Krusevac (Serbian Cyrillic: ) is a city and the administrative center of the Rasina District, in Serbia. According to the 2011 census, the administrative area has a population of 128,752, while the town has 58,745.
The city was founded in 1371, by Prince Lazar of Serbia (1371–1389), who used it as his seat.
The etymology is derived from the Serbian word for "river stone", krusac which was largely used for a building at that time.
Krusevac was founded in 1371, as a fortified town in the possession of Lord Lazar Hrebeljanovic. The Lazarica Church (or Church of St. Stephen [Nemanja]) was built by Lazar between 1375–1378, in the Morava architectural style, in the village of . It is mentioned in one of Lazars edicts in 1387, as his seat, when he affirmed the rights of Venetian merchants on Serbian territory. In preparation for the Battle of Kosovo (1389) against the Ottoman Empire, the Serbian army assembled in the city. The site of Lazars palace is marked by a ruined enclosure containing a fragment of the tower of his spouse Princess Milica, and, according to legend, tidings of the defeat were brought to her by crows from the battlefield. After the battle, the city was held by Princess Milica as her seat. The little that remains of Lazars city is the Krusevac Fortress, which was declared a Cultural Monument of Exceptional Importance in 1979. Several old Ottoman houses were left at the beginning of the 20th century, besides an old Turkish fountain and bath, which was known as Alacahisar (Aladza Hisar) during Ottoman rule between 1427-1833 (nominally to 1867) when Krusevac was the seat of the Sanjak of Krusevac. The Ottoman rule was interrupted during Austrian occupations between 1688–1690 and 1717-1739.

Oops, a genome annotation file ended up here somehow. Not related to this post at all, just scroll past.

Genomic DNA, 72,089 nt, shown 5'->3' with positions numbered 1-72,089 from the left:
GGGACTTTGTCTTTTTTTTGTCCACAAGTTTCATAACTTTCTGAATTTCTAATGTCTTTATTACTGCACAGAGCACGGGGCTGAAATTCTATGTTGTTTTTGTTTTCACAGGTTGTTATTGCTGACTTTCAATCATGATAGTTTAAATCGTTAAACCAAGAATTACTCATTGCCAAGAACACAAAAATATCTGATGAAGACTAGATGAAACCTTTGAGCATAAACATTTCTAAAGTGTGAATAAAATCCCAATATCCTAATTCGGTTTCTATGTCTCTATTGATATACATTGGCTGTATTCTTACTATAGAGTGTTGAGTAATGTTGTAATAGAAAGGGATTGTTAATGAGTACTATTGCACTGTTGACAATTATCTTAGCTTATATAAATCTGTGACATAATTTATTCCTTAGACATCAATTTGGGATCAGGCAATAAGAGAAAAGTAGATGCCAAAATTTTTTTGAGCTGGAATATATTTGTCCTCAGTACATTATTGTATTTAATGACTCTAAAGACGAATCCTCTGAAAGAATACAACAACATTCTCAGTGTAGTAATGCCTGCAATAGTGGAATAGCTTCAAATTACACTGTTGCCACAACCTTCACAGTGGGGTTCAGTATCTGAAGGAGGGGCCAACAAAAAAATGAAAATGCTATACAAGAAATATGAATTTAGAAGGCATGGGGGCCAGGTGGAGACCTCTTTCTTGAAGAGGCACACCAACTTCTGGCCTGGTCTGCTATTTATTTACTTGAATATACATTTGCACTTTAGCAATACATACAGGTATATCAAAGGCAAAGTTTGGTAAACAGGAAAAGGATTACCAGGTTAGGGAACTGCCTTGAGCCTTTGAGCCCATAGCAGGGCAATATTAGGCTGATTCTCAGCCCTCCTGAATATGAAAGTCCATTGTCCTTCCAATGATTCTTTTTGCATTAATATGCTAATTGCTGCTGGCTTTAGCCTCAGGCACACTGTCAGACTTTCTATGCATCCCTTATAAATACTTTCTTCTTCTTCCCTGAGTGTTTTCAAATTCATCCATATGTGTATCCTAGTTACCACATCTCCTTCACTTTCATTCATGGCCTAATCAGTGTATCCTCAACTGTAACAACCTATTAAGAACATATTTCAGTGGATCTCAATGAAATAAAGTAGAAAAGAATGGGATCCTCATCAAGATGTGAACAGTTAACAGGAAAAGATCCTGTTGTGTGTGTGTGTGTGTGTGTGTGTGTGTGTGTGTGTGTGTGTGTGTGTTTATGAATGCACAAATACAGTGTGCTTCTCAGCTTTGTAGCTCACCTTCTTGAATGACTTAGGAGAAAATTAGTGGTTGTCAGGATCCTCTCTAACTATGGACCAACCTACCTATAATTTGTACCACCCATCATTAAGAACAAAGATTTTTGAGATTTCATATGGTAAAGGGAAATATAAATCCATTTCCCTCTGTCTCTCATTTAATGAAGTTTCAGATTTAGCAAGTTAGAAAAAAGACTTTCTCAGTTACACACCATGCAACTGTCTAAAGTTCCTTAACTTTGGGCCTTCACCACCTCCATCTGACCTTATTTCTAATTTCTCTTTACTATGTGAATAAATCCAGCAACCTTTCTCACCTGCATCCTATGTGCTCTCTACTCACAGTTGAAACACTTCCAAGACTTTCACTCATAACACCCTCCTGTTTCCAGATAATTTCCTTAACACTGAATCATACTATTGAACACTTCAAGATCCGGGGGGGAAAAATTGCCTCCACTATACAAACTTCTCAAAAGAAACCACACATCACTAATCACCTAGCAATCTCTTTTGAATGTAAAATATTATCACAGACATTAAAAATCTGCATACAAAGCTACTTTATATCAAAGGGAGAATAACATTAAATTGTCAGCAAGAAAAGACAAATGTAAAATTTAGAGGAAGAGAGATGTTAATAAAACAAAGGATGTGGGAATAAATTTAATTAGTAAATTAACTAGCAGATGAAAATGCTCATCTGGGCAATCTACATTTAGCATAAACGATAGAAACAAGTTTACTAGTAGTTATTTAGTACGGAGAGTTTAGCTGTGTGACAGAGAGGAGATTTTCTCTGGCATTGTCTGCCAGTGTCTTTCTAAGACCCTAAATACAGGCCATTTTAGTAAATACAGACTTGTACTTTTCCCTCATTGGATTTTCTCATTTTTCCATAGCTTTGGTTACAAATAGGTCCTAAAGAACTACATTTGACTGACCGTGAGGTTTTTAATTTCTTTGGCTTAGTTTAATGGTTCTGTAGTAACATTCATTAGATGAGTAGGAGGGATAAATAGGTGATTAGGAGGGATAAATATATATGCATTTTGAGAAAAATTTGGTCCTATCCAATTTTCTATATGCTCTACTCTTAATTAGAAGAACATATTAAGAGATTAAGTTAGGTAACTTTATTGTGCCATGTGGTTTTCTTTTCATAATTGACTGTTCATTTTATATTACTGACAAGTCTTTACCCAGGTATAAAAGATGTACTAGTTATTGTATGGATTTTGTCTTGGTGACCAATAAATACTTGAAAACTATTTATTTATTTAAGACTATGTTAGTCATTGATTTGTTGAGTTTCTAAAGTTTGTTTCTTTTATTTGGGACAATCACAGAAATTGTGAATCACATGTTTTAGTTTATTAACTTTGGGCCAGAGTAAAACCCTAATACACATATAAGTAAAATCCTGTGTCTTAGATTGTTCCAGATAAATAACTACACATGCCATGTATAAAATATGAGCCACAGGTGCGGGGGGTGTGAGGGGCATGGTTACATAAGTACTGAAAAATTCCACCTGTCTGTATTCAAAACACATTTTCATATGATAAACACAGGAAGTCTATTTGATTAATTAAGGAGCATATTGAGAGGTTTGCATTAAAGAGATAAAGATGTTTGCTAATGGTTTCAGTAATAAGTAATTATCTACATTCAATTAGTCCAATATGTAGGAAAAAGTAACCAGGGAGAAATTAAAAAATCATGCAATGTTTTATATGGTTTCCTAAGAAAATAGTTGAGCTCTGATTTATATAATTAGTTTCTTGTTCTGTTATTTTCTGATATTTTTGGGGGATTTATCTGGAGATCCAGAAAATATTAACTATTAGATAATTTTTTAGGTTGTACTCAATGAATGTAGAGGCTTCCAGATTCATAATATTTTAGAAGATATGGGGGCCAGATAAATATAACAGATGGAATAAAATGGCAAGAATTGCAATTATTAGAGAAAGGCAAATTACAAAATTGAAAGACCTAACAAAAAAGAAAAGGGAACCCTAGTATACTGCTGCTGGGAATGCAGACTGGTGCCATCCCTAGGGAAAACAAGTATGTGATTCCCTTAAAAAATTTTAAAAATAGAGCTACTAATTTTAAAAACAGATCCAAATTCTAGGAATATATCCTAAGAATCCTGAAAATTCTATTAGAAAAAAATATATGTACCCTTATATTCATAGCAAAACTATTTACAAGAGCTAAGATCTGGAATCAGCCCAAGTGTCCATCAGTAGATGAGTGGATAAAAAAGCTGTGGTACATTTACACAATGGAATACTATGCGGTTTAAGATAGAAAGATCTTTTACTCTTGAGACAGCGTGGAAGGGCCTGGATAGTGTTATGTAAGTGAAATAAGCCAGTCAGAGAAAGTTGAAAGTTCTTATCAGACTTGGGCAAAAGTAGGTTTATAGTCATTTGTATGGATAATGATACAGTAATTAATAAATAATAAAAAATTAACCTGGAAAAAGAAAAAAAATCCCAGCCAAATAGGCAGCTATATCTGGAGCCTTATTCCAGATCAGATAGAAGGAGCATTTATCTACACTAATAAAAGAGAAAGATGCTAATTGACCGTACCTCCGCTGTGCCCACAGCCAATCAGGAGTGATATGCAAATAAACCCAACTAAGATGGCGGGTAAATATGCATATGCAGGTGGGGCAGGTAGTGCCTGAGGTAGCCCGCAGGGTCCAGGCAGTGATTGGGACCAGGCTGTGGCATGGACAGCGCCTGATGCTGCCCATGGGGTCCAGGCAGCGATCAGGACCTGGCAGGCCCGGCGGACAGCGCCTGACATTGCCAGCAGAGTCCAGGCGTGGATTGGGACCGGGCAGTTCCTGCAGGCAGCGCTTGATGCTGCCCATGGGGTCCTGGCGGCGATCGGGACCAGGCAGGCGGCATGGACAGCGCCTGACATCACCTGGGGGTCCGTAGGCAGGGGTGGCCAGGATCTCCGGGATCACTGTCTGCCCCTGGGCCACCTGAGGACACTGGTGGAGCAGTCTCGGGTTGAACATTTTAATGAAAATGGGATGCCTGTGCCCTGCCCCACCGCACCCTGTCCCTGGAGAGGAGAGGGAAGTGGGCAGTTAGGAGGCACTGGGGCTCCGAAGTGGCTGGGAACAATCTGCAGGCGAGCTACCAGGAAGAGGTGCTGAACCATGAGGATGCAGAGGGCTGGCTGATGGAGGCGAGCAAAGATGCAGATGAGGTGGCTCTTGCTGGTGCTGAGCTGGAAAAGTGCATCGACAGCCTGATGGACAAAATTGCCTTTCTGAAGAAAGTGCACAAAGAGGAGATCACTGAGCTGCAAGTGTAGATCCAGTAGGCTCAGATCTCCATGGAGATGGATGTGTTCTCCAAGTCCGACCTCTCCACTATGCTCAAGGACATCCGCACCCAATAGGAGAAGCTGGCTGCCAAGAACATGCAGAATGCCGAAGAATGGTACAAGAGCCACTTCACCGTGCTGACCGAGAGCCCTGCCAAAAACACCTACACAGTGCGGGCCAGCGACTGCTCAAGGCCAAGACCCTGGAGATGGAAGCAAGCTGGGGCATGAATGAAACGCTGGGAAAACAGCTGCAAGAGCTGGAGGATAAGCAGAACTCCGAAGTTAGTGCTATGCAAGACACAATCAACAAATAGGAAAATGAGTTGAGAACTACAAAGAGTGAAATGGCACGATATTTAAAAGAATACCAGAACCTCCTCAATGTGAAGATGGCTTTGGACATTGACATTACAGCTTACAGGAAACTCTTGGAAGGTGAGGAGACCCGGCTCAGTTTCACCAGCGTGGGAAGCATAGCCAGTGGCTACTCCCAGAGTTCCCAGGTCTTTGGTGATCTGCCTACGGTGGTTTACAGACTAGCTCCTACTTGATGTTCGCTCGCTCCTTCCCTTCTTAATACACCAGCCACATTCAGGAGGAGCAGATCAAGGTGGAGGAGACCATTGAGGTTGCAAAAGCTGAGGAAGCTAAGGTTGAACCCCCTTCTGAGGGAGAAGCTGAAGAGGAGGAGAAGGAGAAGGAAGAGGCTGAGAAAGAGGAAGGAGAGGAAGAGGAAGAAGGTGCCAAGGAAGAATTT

A large monument dedicated to the fallen Serbs at the Battle of Kosovo was sculpted by Petar Ubakovic (1852–1910). A part of the monument is also a statue of the famous blind Serbian poet and guslar Filip Visnjic.
From 1929 to 1941, Krusevac was part of the Morava Banovina of the Kingdom of Yugoslavia.